# Browsing by Subject "spectrum analysis"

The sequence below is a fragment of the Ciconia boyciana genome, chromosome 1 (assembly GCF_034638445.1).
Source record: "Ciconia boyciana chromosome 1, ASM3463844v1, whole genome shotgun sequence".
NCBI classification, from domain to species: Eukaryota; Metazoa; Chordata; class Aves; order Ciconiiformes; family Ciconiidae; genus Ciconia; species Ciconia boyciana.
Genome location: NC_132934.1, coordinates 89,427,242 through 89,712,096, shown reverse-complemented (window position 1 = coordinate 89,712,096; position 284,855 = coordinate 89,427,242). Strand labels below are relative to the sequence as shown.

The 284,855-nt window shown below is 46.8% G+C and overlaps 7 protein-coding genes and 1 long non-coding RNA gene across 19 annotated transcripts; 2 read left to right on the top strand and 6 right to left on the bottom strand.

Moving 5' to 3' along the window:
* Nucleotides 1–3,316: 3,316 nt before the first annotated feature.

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Item Discovery Of Binarity, Spectroscopic Frequency Analysis, And Mode Identification Of The Delta Scuti Star 4 CVn(2014-10) Schmid, V. S.; Themessl, N.; Breger, M.; Degroote, P.; Aerts, C.; Beck, P. G.; Tkachenko, A.; Van Reeth, T.; Bloemen, S.; Debosscher, J.; Castanheira, B. G.; McArthur, B. E.; Papics, P. I.; Fritz, V.; Falcon, R. E.; Castanheira, B. G.; McArthur, B. E.; Falcon, R. E.Show more More than 40 years of ground-based photometric observations of the delta Sct star 4 CVn has revealed 18 independent oscillation frequencies, including radial as well as non-radial p-modes of low spherical degree l <= 2. From 2008 to 2011, more than 2000 spectra were obtained at the 2.1m Otto-Struve telescope at the McDonald Observatory. We present the analysis of the line-profile variations, based on the Fourier-parameter fit method, detected in the absorption lines of 4 CVn, which carry clear signatures of the pulsations. From a non-sinusoidal, periodic variation of the radial velocities, we discover that 4 CVn is an eccentric binary system with an orbital period P-orb = 124.44 +/- 0.03 d and an eccentricity e = 0.311 +/- 0.003. We detect 20 oscillation frequencies, 9 of which previously unseen in photometric data; attempt mode identification for the two dominant modes, f(1) = 7.3764 d(-1) and f(2) = 5.8496 d(-1); and determine the prograde or retrograde nature of 7 of the modes. The projected rotational velocity of the star, v(eq) sin i similar or equal to 106.7 km s(-1), translates to a rotation rate of v(eq)/v(crit) >= 33%. This relatively high rotation rate hampers unique mode identification, since higher order effects of rotation are not included in the current methodology. We conclude that, in order to achieve unambiguous mode identification for 4CVn, a complete description of rotation and the use of blended lines have to be included in mode-identification techniques.Show more Item Seven-Year Wilkinson Microwave Anisotropy Probe (WMAP) Observations: are there Cosmic Microwave Background Anomalies?(2011-02) Bennett, C. L.; Hill, R. S.; Hinshaw, G.; Larson, D.; Smith, K. M.; Dunkley, J.; Gold, B.; Halpern, M.; Jarosik, N.; Kogut, A.; Komatsu, Eiichiro; Limon, M.; Meyer, S. S.; Nolta, M. R.; Odegard, N.; Page, L.; Spergel, D. N.; Tucker, G. S.; Weiland, J. L.; Wollack, E.; Wright, E. L.; Komatsu, EiichiroShow more A simple six-parameter Lambda CDM model provides a successful fit to WMAP data. This holds both when the WMAP data are analyzed alone or in combination with other cosmological data. Even so, it is appropriate to examine the data carefully to search for hints of deviations from the now standard model of cosmology, which includes inflation, dark energy, dark matter, baryons, and neutrinos. The cosmological community has subjected the WMAP data to extensive and varied analyses. While there is widespread agreement as to the overall success of the six-parameter Lambda CDM model, various "anomalies" have been reported relative to that model. In this paper we examine potential anomalies and present analyses and assessments of their significance. In most cases we find that claimed anomalies depend on posterior selection of some aspect or subset of the data. Compared with sky simulations based on the best-fit model, one can select for low probability features of the WMAP data. Low probability features are expected, but it is not usually straightforward to determine whether any particular low probability feature is the result of the a posteriori selection or non-standard cosmology. Hypothesis testing could, of course, always reveal an alternative model that is statistically favored, but there is currently no model that is more compelling. We find that two cold spots in the map are statistically consistent with random cosmic microwave background (CMB) fluctuations. We also find that the amplitude of the quadrupole is well within the expected 95% confidence range and therefore is not anomalously low. We find no significant anomaly with a lack of large angular scale CMB power for the best-fit Lambda CDM model. We examine in detail the properties of the power spectrum data with respect to the Lambda CDM model and find no significant anomalies. The quadrupole and octupole components of the CMB sky are remarkably aligned, but we find that this is not due to any single map feature; it results from the statistical combination of the full-sky anisotropy fluctuations. It may be due, in part, to chance alignments between the primary and secondary anisotropy, but this only shifts the coincidence from within the last scattering surface to between it and the local matter density distribution. While this alignment appears to be remarkable, there was no model that predicted it, nor has there been a model that provides a compelling retrodiction. We examine claims of a hemispherical or dipole power asymmetry across the sky and find that the evidence for these claims is not statistically significant. We confirm the claim of a strong quadrupolar power asymmetry effect, but there is considerable evidence that the effect is not cosmological. The likely explanation is an insufficient handling of beam asymmetries. We conclude that there is no compelling evidence for deviations from the Lambda CDM model, which is generally an acceptable statistical fit to WMAP and other cosmological data.Show more